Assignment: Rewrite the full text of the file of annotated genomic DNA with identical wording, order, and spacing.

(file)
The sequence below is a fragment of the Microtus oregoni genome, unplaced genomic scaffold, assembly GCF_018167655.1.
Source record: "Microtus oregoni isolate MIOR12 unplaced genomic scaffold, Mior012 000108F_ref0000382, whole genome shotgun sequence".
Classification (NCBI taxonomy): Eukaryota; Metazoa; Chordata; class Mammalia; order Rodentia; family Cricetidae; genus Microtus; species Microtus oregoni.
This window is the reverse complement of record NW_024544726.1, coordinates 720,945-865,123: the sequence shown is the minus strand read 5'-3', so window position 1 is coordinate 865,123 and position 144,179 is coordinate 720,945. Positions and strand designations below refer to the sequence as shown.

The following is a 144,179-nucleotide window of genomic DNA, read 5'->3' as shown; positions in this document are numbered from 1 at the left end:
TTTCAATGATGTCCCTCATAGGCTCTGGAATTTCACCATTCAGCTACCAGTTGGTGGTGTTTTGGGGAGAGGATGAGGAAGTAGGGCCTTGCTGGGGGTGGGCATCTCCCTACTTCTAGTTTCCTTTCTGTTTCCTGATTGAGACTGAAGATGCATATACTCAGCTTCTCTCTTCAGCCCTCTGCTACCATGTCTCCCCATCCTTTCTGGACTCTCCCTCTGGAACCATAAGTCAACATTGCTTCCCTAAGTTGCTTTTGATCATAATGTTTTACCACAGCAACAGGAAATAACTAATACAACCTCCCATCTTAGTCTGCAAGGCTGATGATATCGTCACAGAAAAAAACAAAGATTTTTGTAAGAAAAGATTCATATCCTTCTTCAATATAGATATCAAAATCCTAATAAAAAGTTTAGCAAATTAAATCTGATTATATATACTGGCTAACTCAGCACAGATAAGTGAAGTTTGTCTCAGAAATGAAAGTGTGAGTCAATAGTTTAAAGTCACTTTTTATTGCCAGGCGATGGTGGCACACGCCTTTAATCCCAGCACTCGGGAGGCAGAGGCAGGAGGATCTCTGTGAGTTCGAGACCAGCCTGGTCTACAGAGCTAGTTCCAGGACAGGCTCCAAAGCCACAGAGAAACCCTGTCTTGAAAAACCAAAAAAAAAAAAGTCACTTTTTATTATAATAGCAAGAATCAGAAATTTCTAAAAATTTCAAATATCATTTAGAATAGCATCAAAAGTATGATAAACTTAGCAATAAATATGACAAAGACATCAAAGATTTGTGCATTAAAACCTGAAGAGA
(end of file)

The sequence below is a fragment of the Microtus oregoni genome, unplaced genomic scaffold, assembly GCF_018167655.1.
Source record: "Microtus oregoni isolate MIOR12 unplaced genomic scaffold, Mior012 000108F_ref0000382, whole genome shotgun sequence".
Classification (NCBI taxonomy): Eukaryota; Metazoa; Chordata; class Mammalia; order Rodentia; family Cricetidae; genus Microtus; species Microtus oregoni.
This window is the reverse complement of record NW_024544726.1, coordinates 720,945-865,123: the sequence shown is the minus strand read 5'-3', so window position 1 is coordinate 865,123 and position 144,179 is coordinate 720,945. Positions and strand designations below refer to the sequence as shown.

The following is a 144,179-nucleotide window of genomic DNA, read 5'->3' as shown; positions in this document are numbered from 1 at the left end:
TTTCAATGATGTCCCTCATAGGCTCTGGAATTTCACCATTCAGCTACCAGTTGGTGGTGTTTTGGGGAGAGGATGAGGAAGTAGGGCCTTGCTGGGGGTGGGCATCTCCCTACTTCTAGTTTCCTTTCTGTTTCCTGATTGAGACTGAAGATGCATATACTCAGCTTCTCTCTTCAGCCCTCTGCTACCATGTCTCCCCATCCTTTCTGGACTCTCCCTCTGGAACCATAAGTCAACATTGCTTCCCTAAGTTGCTTTTGATCATAATGTTTTACCACAGCAACAGGAAATAACTAATACAACCTCCCATCTTAGTCTGCAAGGCTGATGATATCGTCACAGAAAAAAACAAAGATTTTTGTAAGAAAAGATTCATATCCTTCTTCAATATAGATATCAAAATCCTAATAAAAAGTTTAGCAAATTAAATCTGATTATATATACTGGCTAACTCAGCACAGATAAGTGAAGTTTGTCTCAGAAATGAAAGTGTGAGTCAATAGTTTAAAGTCACTTTTTATTGCCAGGCGATGGTGGCACACGCCTTTAATCCCAGCACTCGGGAGGCAGAGGCAGGAGGATCTCTGTGAGTTCGAGACCAGCCTGGTCTACAGAGCTAGTTCCAGGACAGGCTCCAAAGCCACAGAGAAACCCTGTCTTGAAAAACCAAAAAAAAAAAAGTCACTTTTTATTATAATAGCAAGAATCAGAAATTTCTAAAAATTTCAAATATCATTTAGAATAGCATCAAAAGTATGATAAACTTAGCAATAAATATGACAAAGACATCAAAGATTTGTGCATTAAAACCTGAAGAGA